Quarterly Performance Update
After Shaky Start, Risk Ruled
Third Quarter 2016
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Central banks came to the rescue, calming investor nerves after the U.K.’s vote to exit the European Union (EU), known as Brexit, rattled financial markets in late June. The Federal Reserve (Fed) left rates unchanged, while other central banks increased their stimulus efforts. These actions helped support stocks and bonds and swayed investor risk preferences.
The third quarter got off to a stormy start, with the shock of the June 23 Brexit vote still clouding the global financial markets. In addition, familiar themes of weak global growth, low inflation, and rate hike speculation in the U.S. soured investor sentiment. But the fears that gripped the markets early in the quarter quickly faded as central banks regained the spotlight. Expectations for additional central bank stimulus generally influenced financial market performance throughout the quarter. Risk returned to favor, as small-cap U.S. stocks, emerging markets stocks, and high-yield bonds rallied, outperforming their higher-quality, less-risky counterparts.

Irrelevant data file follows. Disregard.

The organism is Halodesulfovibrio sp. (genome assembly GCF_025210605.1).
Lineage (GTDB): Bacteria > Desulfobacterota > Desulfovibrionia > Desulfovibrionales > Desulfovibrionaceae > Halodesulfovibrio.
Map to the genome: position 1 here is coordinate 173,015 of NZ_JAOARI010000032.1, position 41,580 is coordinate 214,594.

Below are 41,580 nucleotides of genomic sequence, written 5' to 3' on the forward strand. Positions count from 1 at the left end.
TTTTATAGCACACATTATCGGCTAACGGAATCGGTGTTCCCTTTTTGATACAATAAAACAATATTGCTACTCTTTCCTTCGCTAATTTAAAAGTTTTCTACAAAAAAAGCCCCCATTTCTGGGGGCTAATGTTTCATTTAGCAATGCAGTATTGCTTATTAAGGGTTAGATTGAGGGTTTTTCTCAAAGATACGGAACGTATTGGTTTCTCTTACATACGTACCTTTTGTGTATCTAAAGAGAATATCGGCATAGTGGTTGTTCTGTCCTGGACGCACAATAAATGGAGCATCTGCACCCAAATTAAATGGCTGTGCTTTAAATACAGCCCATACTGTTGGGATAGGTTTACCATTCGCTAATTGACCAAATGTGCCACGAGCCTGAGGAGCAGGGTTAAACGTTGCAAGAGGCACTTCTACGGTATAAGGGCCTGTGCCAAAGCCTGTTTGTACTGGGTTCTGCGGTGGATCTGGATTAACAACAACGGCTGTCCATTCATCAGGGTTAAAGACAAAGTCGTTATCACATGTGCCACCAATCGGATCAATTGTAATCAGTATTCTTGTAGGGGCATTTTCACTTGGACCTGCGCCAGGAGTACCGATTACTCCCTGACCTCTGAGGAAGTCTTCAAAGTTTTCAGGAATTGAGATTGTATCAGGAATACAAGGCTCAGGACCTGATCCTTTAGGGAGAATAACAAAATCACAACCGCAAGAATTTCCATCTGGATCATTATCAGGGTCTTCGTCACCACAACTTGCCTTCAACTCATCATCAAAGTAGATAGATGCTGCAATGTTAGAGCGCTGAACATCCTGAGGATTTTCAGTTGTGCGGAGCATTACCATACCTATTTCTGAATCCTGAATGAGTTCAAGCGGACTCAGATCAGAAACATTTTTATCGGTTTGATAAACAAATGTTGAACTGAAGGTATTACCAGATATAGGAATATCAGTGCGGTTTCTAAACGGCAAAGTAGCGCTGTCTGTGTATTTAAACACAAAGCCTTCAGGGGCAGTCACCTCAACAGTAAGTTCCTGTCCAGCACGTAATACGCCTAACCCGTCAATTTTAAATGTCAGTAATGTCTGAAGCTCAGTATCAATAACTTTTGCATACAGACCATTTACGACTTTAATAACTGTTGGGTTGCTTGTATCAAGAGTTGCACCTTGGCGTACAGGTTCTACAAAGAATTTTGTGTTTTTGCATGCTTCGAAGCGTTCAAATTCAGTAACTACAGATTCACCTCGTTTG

Reflecting the mixed nature of U.S. economic releases, Fed sentiment shifted from dovish to hawkish and back to dovish during the quarter. And financial markets responded accordingly. Speculation that the Fed would hike rates in September drove U.S. Treasury yields modestly higher and returns fractionally lower for the quarter. But in the end, the Fed left its rate target unchanged, citing continued weakness globally and a low inflation backdrop as reasons to keep rates "lower for longer." The broad market (S&P 500® Index) advanced +3.85%, while small-cap stocks were even stronger, gaining +9.05 (Russell 2000® Index). Investment-grade bonds advanced +0.46%, driven by a +1.41% gain in corporate bonds, according to Bloomberg Barclays. Reflecting investor demand for yield, high-yield corporate bonds returned +5.55%, according to Bloomberg Barclays.
Better-than-expected corporate earnings and modestly improving economic data—particularly in the U.K.—along with additional stimulus from the Bank of England and the Bank of Japan helped drive non-U.S. developed market stocks higher. The MSCI EAFE Index gained +6.43%, while emerging markets stocks soared +9.03% (MSCI Emerging Markets Index). Among non-U.S. bonds, European bond markets were relatively strong, led by the U.K. and peripheral markets. Investor demand for yield led to outperformance among non-government bonds and emerging markets securities. The U.S. dollar was mixed but generally lower against most major foreign currencies, which lifted non-U.S. bond returns for unhedged U.S. investors.
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Source: Bloomberg Index Services Ltd
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